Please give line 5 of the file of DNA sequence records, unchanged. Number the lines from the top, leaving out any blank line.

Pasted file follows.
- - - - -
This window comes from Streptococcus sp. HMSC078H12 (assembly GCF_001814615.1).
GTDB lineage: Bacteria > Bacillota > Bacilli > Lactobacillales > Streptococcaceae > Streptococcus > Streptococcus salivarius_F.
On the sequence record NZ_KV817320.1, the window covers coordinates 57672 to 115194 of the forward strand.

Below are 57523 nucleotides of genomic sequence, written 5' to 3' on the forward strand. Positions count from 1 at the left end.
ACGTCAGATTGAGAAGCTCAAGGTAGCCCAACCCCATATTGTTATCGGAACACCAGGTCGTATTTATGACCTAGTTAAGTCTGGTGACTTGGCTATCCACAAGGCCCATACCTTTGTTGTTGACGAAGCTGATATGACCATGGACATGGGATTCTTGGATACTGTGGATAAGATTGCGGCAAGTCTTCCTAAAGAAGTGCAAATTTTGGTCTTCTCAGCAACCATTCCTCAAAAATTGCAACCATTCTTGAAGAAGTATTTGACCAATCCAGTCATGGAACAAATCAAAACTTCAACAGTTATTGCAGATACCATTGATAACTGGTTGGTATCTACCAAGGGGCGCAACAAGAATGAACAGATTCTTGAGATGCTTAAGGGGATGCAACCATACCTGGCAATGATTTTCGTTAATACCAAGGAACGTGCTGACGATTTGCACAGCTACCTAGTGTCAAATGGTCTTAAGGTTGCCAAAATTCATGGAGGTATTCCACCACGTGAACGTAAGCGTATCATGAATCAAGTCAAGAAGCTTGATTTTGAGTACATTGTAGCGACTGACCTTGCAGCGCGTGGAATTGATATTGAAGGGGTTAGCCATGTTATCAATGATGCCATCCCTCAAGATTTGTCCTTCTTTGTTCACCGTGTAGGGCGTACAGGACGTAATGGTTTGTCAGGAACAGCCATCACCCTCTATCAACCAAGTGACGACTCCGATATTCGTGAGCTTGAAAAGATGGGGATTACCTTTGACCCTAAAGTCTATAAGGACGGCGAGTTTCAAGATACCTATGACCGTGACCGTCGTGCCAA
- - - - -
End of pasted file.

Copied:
ACGTCAGATTGAGAAGCTCAAGGTAGCCCAACCCCATATTGTTATCGGAACACCAGGTCGTATTTATGACCTAGTTAAGTCTGGTGACTTGGCTATCCACAAGGCCCATACCTTTGTTGTTGACGAAGCTGATATGACCATGGACATGGGATTCTTGGATACTGTGGATAAGATTGCGGCAAGTCTTCCTAAAGAAGTGCAAATTTTGGTCTTCTCAGCAACCATTCCTCAAAAATTGCAACCATTCTTGAAGAAGTATTTGACCAATCCAGTCATGGAACAAATCAAAACTTCAACAGTTATTGCAGATACCATTGATAACTGGTTGGTATCTACCAAGGGGCGCAACAAGAATGAACAGATTCTTGAGATGCTTAAGGGGATGCAACCATACCTGGCAATGATTTTCGTTAATACCAAGGAACGTGCTGACGATTTGCACAGCTACCTAGTGTCAAATGGTCTTAAGGTTGCCAAAATTCATGGAGGTATTCCACCACGTGAACGTAAGCGTATCATGAATCAAGTCAAGAAGCTTGATTTTGAGTACATTGTAGCGACTGACCTTGCAGCGCGTGGAATTGATATTGAAGGGGTTAGCCATGTTATCAATGATGCCATCCCTCAAGATTTGTCCTTCTTTGTTCACCGTGTAGGGCGTACAGGACGTAATGGTTTGTCAGGAACAGCCATCACCCTCTATCAACCAAGTGACGACTCCGATATTCGTGAGCTTGAAAAGATGGGGATTACCTTTGACCCTAAAGTCTATAAGGACGGCGAGTTTCAAGATACCTATGACCGTGACCGTCGTGCCAA